What the Dog Saw is a compilation of 19 articles by Malcolm Gladwell that were originally published in The New Yorker which are categorized into three parts. The first part, Obsessives, Pioneers, and other varieties of Minor Genius, describes people who are very good at what they do, but are not necessarily well-known. Part two, Theories, Predictions, and Diagnoses, describes the problems of prediction. This section covers problems such as intelligence failure, and the fall of Enron. The third section, Personality, Character, and Intelligence, discusses a wide variety of psychological and sociological topics ranging from the difference between early and late bloomers and criminal profiling.
Covering everything from criminology to ketchup, job interviews to dog training, What the Dog Saw explores how the most ordinary subjects can illuminate the most extraordinary things about our world.
Malcolm Gladwell selected the essays in What the Dog Saw himself, choosing the stories and ideas that have continued to fascinate and provoke readers long after their publication in The New Yorker. The book is an invaluable gift for his existing fans, and the ideal introduction for new readers.
Malcolm Gladwell has an incomparable gift for interpreting new ideas in the social sciences and making them understandable, practical and valuable to business and general audiences alike.
He’s become so successful at this that he was voted one of HR Magazine’s Most Influential Thinkers - International 2011. This honour recognises the practitioners and thinkers who have had the greatest influence in the field of people strategy. Newsweek chose him for the Top 10 New Thought Leaders of the Decade. Previously, TIME Magazine named Malcolm one of its 100 Most Influential People of 2005. He was chosen for Foreign Policy’s Top 100 Global Thinkers 2010 and 2009 list and is ranked number ten on The Thinkers 50 2011.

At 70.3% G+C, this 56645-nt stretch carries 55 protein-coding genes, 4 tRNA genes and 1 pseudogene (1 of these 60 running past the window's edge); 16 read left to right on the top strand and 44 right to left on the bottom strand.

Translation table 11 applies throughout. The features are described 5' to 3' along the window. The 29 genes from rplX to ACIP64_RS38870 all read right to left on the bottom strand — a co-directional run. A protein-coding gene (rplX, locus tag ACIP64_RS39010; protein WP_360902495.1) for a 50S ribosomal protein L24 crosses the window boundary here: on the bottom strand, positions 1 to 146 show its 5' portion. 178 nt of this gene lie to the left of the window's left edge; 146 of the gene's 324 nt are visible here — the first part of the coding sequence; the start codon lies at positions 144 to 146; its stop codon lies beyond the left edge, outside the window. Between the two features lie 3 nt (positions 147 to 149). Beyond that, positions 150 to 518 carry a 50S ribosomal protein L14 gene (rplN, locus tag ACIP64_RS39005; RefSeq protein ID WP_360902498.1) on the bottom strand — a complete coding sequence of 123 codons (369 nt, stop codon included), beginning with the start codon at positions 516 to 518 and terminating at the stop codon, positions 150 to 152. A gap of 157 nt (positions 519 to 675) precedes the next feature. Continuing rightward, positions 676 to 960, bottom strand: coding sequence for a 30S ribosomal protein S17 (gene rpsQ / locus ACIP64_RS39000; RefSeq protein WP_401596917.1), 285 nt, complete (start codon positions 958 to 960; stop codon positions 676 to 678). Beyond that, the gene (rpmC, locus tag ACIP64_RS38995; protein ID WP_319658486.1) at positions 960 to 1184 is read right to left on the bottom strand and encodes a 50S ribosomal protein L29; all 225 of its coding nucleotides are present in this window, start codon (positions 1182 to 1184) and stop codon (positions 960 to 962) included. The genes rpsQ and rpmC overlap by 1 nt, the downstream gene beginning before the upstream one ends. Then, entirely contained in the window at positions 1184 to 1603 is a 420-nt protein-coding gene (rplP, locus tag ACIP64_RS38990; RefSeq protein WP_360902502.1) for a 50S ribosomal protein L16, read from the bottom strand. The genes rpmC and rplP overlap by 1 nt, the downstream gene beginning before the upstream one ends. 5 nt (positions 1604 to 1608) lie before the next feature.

Malcolm is a staff writer for The New Yorker. His editor describes his work as a new genre of story: an idea-driven narrative that’s focused on the everyday and combines research with material that’s more personal, social and historical. Malcolm has put together a collection of his best writing for his new book, What the Dog Saw: And Other Adventures. He was previously a reporter for The Washington Post (1987-1996), where he covered business, science, and then served as the newspaper’s New York City bureau chief. He graduated from the University of Toronto, Trinity College, with a degree in history. He was born in England, grew up in rural Ontario, and now lives in New York City.
Malcolm is an extraordinary speaker: always on target, aware of the context and the concerns of the audience, informative and practical, poised, eloquent and delightfully warm and funny. He has an unsurpassed ability to entertain you and challenge your perspective at the same time.
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